February 6, 2016


February 6, 2016
Time: 10:00 AM
Further Information:
Wayne M. Kirkpatrick

Dan River Basin Association to Visit Reynolds Homestead

Guided Hike and Tours on February 7

The Dan River Basin Association’s First Saturday Outing on February 7 will be a visit to Reynolds Homestead in Critz, Virginia, including a one-mile loop hike and tours of the historic house and grounds. Participants will meet at 10:00 a.m. at the entrance to the Continuing Education Center at Reynolds Homestead (GPS 36.640596, -80.146542), to begin the day’s activities.

An outreach campus of Virginia Tech, Reynolds Homestead features the birthplace and boyhood home of tobacco magnate R.J. Reynolds and a Forest Resources Research Center in the midst of 780 acres of fields and woodlands.

“The Reynolds Homestead and forestry-practices hike is easily DRBA’s most popular and best attended hiking outing,” according to DRBA board member and trip coordinator, Wayne Kirkpatrick.

Since DRBA’s visit to the site two years ago, changes that have occurred along the hike route include significant growth of the young stands of lob lolly pines and the installation of three engineered stream crossings.

Along the way hikers will see the historic spring that inspired the name, Rock Spring Plantation, of this eighteenth-century tobacco estate near the face of the Blue Ridge Mountains. Views from the trail include the nearest peak, the curiously named No Business Mountain, so called, according to tradition, because visitors had “no business” looking for the family’s still.

In 2010 two major improvements were made at the Homestead. The African American Cemetery was enhanced with plantings, grave markings, fencing, signage, and a walkway for visitors. A new gateway entrance was dedicated in October, 2012 honoring the tobacco and aluminum foil legacy of the Reynolds family. Visitors to the Continuing Education Center can view drawings of planned renovations to the Center.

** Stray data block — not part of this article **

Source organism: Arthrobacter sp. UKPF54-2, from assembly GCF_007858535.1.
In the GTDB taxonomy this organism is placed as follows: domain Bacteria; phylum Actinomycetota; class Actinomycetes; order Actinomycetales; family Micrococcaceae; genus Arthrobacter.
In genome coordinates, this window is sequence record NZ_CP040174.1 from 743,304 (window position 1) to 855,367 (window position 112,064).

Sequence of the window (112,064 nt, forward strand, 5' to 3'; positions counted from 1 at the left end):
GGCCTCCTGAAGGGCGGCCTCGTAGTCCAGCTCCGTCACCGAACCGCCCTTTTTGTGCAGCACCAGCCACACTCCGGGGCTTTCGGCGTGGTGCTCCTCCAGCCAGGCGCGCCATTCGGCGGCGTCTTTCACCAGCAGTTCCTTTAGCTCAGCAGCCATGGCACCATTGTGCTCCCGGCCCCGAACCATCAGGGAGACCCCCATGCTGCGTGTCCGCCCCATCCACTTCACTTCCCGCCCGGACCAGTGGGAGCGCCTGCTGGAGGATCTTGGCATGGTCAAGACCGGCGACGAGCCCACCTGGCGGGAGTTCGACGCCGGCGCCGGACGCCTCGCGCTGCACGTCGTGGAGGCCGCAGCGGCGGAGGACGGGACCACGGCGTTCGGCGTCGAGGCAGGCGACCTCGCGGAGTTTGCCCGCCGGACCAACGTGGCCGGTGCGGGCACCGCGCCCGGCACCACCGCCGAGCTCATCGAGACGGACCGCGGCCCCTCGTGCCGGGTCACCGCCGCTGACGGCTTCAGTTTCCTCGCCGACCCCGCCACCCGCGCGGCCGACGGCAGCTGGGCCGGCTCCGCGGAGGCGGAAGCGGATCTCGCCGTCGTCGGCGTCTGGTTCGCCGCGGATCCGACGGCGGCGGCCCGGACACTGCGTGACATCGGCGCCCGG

In addition, a log tobacco barn was reconstructed near the trail from materials salvaged from three early barns, including the one on site. The barn will help interpret the history of tobacco growing and curing that formed the foundation of the Reynolds family fortune.

Afternoon tours of the state and national landmark historic site will be offered at a cost of $3.00 per adult and $2.00 per student, payable to the tour guide. Built in 1843, the two-story brick home was restored in 1970 to its nineteenth-century state and includes many of the original family furnishings.

The son of Hardin and Nancy Reynolds, R. J. Reynolds was born here in 1853. In 1874 he moved to Winston, North Carolina and established a tobacco factory, which grew to a multi-million-dollar company. When he died in 1918 at the age of 65, he was the wealthiest man in North Carolina.

The grounds feature several outbuildings, including a log ice house and log granary, a brick milk house, and a brick kitchen. In the kitchen hangs a picture of Kitty Reynolds, a slave who tradition says saved Hardin Reynolds’s life by distracting a raging bull. In 1880 a landmark U. S. Supreme Court decision resulting from the flawed murder trials of two of her sons guaranteed protection of legal rights of formerly enslaved persons.

Participants in the outing should supply water and lunch, wear hiking boots and layers of water-shedding artificial fabric or wool, and be prepared for rain or wind. All participants will be asked to sign a waiver.

Reynolds Homestead is located at 463 Homestead Lane, Critz, Virginia. From Martinsville, travel west on US 58 for about twenty miles. Turn right onto Abram Penn Highway (Rt. 626), indicated by the second of two brown signs. Drive about three miles and bear left onto Homestead Lane. Parking is at the end of the short road.

From Stuart, travel east on US 58 for about nine miles. Turn left onto Abram Penn Highway (Rt. 626), indicated by a brown sign. Drive about three miles and bear left onto Homestead Lane. Parking is at the end of the short road.

From Winston-Salem, travel north on NC 8, crossing into Virginia. Turn right onto Ayers Orchard Road. Drive about six miles and turn right onto South Fork Loop. Drive half a mile and turn right onto US 58. Drive one-quarter mile and turn left onto Abram Penn Highway (Rt. 626), indicated by a brown sign. Drive about three miles and bear left onto Homestead Lane. Parking is at the end of the short road.

Outings and meetings of the Dan River Basin Association are open to the public without charge.

For more information, contact Wayne Kirkpatrick, 540.570.3511, wynbtyk@embarqmail.com.

For membership information, visit www.danriver.org.

Suggested photo caption:

Reynolds Homestead in Critz, VA, birthplace of R. J. Reynolds, is the site of the Dan River Basin Association’s guided hike and tour on February 7.  The public is invited to this First Saturday Outing without charge.